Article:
Four Muslim names spanning three generations slain by an act of terror in London, Ont., now also belong to those we memorialize on the National Day of Remembrance for Victims of Terrorism this June 23. Sixteen years since it was first enacted, the list of victims continues to grow longer. Surprisingly, this is happening in one of the safest countries in the world, despite Air India Flight 182’s bombing in 1985 and the 2014 attack on Parliament Hill.
Prime Minister Justin Trudeau’s statement on this occasion last year took note of the horrific events in 1985, yet the measure of actions taken to confront extremism remains a project of politics, not national security.
The 1985 terrorist attack on Air India, killing 280 Canadian citizens, should have catalyzed the creation of a top-tier security system. The attack constituted the biggest aviation terror event until 9/11, and today, 38 years after the tragedy and more than a decade after the John Major report, Canada still seems incapable of confronting extremism.
Hard questions have to be asked. What has been learned since 1985? Do security professionals have the mandate to do their jobs, or do politics prevail over the security of Canadians?
A 2018 CSIS report explicitly described Sikh radicalism, Islamic radicalism, and far-right fanaticism, as among the top five terror threats to Canada. The report created an uproar in certain segments of the Indo-Canadian diaspora, resulting in it being watered down – not due to new facts or errors, but under political pressure from vote banks decrying discrimination. Indeed, Canadian politicians interfering with national security reports is the natural product of decades of growing identity politics.
Despite the Air India bombing, the Canadian terrorists behind the attack continue to be hailed as heroes at parades in Canada, widely attended by elected Canadian representatives. Canadian politicians also happily attend events glorifying the banned LTTE terrorist group pandering for votes in Tamil communities.
Identity-based vote banks play a significant role in partisan politics. Politicians prioritize their own ambitions over the values of our nation and at the expense of fallen victims, elevating these brokers of extremist ideologies. A select few of our national leaders refuse to compromise on these values, like Bob Rae during the 2006 Liberal leadership race. Yet they too, often, learn the hard lessons of the extent to which extremist agendas dominate Canadian politics.
At times, pandering to diverging extremes produces dark comedy. All of Canada’s national leaders rightfully condemned Islamophobia after the London terror attack, while contradicting themselves by refusing to condemn the naked Islamophobia of Quebec’s Bill C-21.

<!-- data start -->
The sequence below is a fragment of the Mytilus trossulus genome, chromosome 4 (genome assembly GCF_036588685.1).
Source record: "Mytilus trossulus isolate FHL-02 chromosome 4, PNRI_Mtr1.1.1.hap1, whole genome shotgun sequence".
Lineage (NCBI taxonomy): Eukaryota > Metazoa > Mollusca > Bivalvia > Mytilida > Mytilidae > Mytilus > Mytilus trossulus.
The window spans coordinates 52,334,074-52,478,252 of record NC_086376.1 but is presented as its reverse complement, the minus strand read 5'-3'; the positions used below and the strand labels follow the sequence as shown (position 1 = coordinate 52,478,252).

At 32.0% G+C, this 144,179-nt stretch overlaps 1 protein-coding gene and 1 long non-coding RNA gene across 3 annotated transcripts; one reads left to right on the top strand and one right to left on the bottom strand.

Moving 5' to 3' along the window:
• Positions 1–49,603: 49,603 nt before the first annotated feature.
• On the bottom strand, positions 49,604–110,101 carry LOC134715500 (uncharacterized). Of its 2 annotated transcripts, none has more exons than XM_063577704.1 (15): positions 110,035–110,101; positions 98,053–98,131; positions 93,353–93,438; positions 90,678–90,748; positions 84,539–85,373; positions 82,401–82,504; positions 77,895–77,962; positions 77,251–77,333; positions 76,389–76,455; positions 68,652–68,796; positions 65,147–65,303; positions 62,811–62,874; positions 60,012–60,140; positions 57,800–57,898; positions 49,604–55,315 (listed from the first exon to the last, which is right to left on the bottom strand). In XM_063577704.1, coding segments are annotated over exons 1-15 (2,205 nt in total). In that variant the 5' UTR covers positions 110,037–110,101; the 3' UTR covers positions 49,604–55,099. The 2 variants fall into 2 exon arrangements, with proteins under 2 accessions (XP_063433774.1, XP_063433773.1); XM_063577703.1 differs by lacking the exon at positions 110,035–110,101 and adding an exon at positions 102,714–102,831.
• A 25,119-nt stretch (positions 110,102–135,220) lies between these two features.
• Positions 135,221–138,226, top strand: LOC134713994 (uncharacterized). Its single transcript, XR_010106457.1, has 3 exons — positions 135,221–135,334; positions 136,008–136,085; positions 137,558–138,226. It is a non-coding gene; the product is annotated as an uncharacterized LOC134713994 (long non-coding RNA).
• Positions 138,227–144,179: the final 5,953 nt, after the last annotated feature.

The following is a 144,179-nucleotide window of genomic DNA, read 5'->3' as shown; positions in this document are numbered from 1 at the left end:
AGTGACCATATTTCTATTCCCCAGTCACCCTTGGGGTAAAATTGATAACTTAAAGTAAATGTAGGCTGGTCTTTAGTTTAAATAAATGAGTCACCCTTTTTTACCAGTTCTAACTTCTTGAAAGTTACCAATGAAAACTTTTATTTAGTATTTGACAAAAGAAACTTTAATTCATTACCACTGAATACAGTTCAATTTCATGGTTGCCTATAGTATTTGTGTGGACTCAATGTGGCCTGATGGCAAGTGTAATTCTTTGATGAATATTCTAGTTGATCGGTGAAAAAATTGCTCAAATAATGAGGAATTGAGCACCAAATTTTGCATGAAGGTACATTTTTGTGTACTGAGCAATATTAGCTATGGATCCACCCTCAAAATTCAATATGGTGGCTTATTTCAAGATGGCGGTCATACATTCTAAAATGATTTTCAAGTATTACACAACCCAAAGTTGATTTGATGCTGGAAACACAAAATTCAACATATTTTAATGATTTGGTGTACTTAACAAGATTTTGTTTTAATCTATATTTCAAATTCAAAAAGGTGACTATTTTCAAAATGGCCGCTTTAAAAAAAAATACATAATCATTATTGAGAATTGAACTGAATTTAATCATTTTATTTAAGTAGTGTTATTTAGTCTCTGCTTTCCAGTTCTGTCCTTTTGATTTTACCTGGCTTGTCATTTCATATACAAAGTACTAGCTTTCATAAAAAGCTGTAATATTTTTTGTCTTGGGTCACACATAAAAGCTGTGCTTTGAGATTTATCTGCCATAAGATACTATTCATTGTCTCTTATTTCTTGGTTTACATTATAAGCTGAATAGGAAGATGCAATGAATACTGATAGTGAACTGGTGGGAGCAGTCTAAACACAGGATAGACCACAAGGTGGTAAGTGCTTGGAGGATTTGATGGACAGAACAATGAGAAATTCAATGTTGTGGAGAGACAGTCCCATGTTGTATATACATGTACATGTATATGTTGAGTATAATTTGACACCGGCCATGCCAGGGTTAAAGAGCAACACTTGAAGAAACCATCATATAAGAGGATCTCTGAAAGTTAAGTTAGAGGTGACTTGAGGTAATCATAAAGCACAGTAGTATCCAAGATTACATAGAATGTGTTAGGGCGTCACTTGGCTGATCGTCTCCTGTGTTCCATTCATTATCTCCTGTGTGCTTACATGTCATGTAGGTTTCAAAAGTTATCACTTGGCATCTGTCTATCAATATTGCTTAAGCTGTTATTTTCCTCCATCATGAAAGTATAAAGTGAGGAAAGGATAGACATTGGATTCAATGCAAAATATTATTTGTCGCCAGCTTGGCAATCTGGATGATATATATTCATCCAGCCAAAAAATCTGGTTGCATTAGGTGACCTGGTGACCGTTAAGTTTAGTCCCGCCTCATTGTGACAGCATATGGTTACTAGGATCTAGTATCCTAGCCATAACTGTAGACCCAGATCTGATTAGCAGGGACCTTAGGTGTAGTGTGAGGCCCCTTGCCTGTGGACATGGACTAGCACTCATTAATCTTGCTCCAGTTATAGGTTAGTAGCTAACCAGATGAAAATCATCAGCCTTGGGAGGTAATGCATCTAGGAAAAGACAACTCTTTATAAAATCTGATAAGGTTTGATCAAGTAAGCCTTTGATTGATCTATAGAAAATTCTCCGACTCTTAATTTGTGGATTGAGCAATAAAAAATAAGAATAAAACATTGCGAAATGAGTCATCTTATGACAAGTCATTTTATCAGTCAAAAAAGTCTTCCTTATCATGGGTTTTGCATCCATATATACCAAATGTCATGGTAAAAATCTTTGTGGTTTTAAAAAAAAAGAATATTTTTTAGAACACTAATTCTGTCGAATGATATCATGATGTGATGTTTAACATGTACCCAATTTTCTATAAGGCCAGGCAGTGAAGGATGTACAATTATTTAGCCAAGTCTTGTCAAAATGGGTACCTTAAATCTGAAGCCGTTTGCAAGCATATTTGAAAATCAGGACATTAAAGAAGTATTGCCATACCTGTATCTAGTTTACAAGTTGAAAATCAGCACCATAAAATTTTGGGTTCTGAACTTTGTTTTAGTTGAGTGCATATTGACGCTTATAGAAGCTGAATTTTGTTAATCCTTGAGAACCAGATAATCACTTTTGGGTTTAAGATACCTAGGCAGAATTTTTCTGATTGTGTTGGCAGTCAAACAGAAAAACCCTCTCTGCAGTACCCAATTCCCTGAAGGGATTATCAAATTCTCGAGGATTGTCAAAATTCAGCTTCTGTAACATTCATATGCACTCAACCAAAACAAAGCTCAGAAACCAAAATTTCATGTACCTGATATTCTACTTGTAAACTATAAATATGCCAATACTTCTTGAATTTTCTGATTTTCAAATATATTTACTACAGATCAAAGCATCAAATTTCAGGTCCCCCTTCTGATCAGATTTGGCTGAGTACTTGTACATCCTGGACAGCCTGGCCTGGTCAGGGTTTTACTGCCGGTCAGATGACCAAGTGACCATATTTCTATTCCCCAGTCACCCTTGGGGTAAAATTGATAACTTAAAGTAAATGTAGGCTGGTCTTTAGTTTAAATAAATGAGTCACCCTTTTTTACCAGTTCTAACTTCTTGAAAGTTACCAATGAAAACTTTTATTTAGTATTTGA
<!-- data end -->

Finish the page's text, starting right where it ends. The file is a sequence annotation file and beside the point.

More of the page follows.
NDP leader Jagmeet Singh is a case in point. In delivering a thundering speech – in English – on Canada as a “racist country,” he failed to deliver the same sentiment – in French – to the Quebec legislature. He is unfortunately also known for his controversies in describing Khalistani separatism.
The Conservatives are also experiencing their own issues, having rejected MP Derek Sloan for associating with far-right extremists. One can also point to Alberta MP Garnett Genuis, who is the party’s self-appointed champion of Punjab – read: Khalistan – independence.
Even today, the majority of politicians in Greater Vancouver and Toronto will not openly condemn banned terrorist organizations in Canada, fearing reprisals from extremist vote banks. Extremists groups have learned to exploit membership-driven nomination processes, even as our security agencies fail to confront these metastasizing threats.
On this 16th National Day of Remembrance for Victims of Terrorism, it is not the victims whose memory are guiding our national debate, but the agendas of the extremists who killed them. The victims themselves are often immigrants, from the Air India bombing to our murdered Muslim family, leaving us to wonder how? Why? These murders slip so easily from national memory.
In elections to come, politicians would be wise to discover courage in going beyond the platitudes of unprincipled pandering and explicitly refuse to platform extremism. It would be refreshing to see Canadian leaders whose political outreach is more informed by terrorism’s victims, than those who celebrate their murderers.
Vijay Sappani is a board member for the Macdonald-Laurier Institute.
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